My voice echoed down the length of the well. I could hear it bouncing from wall to wall until it reached the shallow pool at the bottom where my brother had fallen.

“Yeah, I’m here,” came the reply, faint and pained. “I’m…”

“Marty? Marty!” I hollered desperately down the shaft.

“Marty! Are you alright? Answer me! Marty!!”

But my cries went unanswered… until I heard a deep growl that almost make the ground shake.

» Posted By henry sawdon-smith On 09.16.2016 @ 12:47 am


She was a pretty young thing; but then again, most of the social workers were. Awkwardly, I tried to reach past her to grab a file from the cabinet, but she shifted sideways and suddenly we were face to face.

“Where’s my money, Alan?” she hissed, and for just one second I felt a shiver run down my spine. She was short, slim, petite, or whatever adjective you liked to use to call her small, but I somehow got the impression she could do more damage to me than anyone else in that office.

» Posted By henry sawdon-smith On 09.15.2016 @ 12:59 am


I’m absolutely exhausted this morning, so I suppose you could say the timing of this prompt is pretty poor. You could also say my timing is pretty poor too, since I’m the one who stayed up late. Although there’s not much else to say, I’m gonna keep typing because these prompts are always a good way to wake my brain up in the mornings.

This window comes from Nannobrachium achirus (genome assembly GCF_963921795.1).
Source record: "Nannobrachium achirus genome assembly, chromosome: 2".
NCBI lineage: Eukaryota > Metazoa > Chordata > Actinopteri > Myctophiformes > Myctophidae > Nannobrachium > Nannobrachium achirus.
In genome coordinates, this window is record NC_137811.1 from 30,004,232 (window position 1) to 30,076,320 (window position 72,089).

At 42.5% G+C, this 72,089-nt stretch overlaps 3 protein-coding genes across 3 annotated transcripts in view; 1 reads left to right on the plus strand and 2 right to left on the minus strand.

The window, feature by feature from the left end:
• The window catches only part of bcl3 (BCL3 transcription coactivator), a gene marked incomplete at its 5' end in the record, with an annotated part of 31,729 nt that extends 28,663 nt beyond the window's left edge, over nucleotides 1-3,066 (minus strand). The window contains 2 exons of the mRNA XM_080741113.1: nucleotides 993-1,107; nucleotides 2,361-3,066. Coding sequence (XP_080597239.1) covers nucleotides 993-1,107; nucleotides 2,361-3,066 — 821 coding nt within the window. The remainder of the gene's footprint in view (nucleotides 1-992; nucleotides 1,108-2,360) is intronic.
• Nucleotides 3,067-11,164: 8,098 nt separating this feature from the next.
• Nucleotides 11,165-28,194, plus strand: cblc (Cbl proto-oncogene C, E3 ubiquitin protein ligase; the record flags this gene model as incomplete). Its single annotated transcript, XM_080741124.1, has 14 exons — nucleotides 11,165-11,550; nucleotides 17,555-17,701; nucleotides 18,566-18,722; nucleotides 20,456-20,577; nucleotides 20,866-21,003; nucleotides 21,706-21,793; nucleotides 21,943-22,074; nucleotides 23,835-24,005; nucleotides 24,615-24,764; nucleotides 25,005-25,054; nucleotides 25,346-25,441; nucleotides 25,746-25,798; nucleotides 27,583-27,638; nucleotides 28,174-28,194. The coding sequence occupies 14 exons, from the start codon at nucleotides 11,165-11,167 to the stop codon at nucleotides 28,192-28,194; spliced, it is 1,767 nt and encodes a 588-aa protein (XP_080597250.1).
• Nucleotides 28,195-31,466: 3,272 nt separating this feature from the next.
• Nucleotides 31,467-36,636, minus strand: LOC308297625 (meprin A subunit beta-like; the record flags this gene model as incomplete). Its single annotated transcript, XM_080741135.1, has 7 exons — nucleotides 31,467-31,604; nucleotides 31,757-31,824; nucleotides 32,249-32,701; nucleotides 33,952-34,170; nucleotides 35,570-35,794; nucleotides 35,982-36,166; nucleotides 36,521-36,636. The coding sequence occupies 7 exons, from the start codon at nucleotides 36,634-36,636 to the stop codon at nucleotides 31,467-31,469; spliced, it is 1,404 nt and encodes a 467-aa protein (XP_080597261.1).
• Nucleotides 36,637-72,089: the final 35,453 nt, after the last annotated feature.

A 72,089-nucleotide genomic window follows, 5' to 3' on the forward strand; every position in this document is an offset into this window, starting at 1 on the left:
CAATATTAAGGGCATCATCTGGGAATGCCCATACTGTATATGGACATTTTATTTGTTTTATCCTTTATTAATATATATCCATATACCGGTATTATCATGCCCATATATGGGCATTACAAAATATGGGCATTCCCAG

» Posted By henry sawdon-smith On 09.13.2016 @ 12:40 am


It’d been a quiet morning for the grave men. They were passing through an area without many burial halls, so the number of walkers was relatively low. That said, when you’ve a twitching, writhing statue in front of you, one seems like plenty enough. They knew the animated statue wasn’t really alive – it was just the random growth and shrinkage of cancer crystals through its stone body – but it was damn hard to keep that in mind when it’s the corpse of your grandfather dancing in front of you.

» Posted By henry sawdon-smith On 09.12.2016 @ 12:51 am


We’d been digging for hours and hours, shovels hacking at the tough dirt and only just breaking through. Our hole was barely three feet deep when there was a loud, hollow thud. We’d hit something. Eagerly, our fatigue forgotten, we seized the handles and dragged it up onto the scrub. No lock; the lid was thrown back greedily. I dug through, tossing aside useless money and cursed Incan gold. And there, right at the bottom, my prize: Mr. Bunny. It had been so long since I’d held him…